Seventeen days after forming into a tropical storm, Parma remained active on October 13, 2009. The Joint Typhoon Warning Center reported that Tropical Storm Parma had maximum sustained winds of 35 knots (65 kilometers per hour) with gusts up to 45 knots (83 kilometers per hour), as it had the previous day.
The Moderate Resolution Imaging Spectroradiometer (MODIS) on NASA’s Aqua satellite captured this true-color image on October 13, 2009, as Parma hovered over the Gulf of Tongking, between the island of Hainan and the coast of Vietnam. Clouds extended northward into southern China, and westward into Laos.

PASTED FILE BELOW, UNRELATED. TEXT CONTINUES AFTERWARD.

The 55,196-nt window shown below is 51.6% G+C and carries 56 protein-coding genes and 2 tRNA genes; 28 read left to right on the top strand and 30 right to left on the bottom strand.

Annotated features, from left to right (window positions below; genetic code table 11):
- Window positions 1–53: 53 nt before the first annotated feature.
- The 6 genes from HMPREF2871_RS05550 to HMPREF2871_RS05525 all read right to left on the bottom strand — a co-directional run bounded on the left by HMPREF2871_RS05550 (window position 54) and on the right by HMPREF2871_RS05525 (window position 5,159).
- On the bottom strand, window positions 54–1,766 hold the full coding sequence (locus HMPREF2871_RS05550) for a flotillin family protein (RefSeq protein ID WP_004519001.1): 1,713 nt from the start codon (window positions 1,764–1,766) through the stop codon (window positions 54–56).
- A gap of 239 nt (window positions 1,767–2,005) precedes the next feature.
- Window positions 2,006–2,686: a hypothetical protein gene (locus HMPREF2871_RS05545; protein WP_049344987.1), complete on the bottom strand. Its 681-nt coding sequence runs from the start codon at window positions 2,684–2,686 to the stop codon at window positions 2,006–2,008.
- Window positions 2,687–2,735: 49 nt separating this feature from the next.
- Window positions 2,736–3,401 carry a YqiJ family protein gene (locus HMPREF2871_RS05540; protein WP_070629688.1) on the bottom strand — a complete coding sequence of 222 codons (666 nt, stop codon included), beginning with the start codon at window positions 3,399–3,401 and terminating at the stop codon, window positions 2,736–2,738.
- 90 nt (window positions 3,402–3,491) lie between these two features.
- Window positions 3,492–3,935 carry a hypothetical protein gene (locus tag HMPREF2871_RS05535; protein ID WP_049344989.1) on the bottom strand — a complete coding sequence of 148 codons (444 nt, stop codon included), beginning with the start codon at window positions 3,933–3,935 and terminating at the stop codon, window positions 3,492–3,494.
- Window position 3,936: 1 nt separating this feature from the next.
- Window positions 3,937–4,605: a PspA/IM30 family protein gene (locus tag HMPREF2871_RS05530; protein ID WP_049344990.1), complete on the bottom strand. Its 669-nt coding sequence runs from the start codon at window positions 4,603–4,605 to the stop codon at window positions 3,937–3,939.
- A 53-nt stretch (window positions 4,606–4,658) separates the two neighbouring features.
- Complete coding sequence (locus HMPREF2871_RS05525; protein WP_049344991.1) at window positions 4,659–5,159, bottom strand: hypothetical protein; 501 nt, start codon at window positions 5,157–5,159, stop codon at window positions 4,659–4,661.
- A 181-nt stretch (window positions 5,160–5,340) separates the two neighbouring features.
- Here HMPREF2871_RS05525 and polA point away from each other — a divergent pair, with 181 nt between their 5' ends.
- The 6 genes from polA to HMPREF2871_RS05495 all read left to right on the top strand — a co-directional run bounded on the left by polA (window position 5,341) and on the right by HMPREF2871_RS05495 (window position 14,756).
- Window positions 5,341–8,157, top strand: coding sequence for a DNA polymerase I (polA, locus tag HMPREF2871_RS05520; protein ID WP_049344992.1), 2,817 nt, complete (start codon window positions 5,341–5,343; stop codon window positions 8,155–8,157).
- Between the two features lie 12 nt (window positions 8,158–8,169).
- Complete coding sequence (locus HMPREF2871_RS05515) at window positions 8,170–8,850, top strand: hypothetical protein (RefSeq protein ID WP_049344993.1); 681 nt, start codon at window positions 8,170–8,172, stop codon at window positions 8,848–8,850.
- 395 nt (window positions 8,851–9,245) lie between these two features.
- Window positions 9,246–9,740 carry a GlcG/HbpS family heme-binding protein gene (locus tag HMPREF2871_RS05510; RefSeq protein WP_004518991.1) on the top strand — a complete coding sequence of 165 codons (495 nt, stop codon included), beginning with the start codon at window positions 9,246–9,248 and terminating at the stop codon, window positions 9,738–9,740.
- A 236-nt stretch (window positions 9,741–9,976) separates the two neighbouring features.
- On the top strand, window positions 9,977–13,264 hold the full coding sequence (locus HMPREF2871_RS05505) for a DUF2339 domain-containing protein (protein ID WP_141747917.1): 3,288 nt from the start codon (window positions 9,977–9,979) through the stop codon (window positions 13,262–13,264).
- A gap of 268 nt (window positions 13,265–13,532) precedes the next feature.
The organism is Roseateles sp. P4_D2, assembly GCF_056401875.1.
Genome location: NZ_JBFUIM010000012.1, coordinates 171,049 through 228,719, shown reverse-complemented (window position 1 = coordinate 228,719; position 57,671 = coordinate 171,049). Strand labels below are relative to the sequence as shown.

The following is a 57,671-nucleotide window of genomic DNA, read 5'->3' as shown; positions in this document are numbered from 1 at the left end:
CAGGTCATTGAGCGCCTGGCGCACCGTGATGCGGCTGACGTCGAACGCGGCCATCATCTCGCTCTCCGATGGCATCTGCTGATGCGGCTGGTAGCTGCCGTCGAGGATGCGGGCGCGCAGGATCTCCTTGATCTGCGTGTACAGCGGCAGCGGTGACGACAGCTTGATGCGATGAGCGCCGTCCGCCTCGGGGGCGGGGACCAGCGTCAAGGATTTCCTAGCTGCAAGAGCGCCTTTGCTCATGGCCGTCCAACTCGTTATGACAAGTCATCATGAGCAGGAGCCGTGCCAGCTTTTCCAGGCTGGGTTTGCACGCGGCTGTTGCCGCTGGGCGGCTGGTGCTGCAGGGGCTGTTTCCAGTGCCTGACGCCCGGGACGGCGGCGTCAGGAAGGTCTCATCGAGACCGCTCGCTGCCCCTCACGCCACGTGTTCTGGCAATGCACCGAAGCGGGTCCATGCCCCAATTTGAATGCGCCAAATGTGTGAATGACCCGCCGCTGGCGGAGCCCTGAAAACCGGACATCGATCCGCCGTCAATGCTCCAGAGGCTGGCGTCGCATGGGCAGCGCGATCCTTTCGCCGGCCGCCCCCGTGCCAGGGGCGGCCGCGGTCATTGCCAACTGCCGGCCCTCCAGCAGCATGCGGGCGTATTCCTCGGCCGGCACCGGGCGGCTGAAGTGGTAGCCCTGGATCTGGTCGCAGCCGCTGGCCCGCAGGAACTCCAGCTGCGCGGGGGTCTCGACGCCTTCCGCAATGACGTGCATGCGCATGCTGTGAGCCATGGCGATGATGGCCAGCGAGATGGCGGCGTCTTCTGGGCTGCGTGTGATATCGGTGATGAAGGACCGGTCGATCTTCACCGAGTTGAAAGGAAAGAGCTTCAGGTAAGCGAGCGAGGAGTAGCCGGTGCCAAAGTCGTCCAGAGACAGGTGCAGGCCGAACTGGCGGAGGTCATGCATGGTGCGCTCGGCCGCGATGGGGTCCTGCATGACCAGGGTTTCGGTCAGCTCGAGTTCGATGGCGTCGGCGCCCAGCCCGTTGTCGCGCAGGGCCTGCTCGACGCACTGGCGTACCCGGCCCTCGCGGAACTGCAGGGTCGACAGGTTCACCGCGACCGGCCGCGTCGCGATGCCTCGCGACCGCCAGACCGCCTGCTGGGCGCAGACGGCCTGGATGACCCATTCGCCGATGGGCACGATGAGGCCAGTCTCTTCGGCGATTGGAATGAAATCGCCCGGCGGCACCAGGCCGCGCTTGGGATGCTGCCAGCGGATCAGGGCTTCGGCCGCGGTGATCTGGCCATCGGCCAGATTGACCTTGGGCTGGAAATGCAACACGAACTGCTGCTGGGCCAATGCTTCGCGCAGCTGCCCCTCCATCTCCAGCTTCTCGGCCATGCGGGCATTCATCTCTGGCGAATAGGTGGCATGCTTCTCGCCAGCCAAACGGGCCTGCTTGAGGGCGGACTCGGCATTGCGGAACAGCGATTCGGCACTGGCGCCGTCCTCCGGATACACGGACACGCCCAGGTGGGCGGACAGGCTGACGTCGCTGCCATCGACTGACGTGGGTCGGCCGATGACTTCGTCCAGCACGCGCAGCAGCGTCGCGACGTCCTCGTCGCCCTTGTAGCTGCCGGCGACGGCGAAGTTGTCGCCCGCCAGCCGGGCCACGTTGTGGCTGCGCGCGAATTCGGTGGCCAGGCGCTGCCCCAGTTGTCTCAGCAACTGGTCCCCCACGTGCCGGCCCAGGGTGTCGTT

On October 13, Xinhua reported that Parma had affected 1.63 million people in southern China, forcing more than 36,000 to relocate. Nearly 100 houses had collapsed because of the storm, and almost 230 more had been damaged. The storm also affected 45,000 hectares (nearly 111,200 acres) of farmland.
The high-resolution image provided above is at MODIS’ full spatial resolution (level of detail) of 250 meters per pixel. The MODIS Rapid Response System provides this image at additional resolutions.
Typhoon Parma moved westward across the Pacific Ocean in late September 2009. Parma was downgraded to a tropical storm as it passed over the Philippines, but moved back toward the islands, apparently interacting with Typhoon Melor to the northeast. Parma finally dissipated on October 14.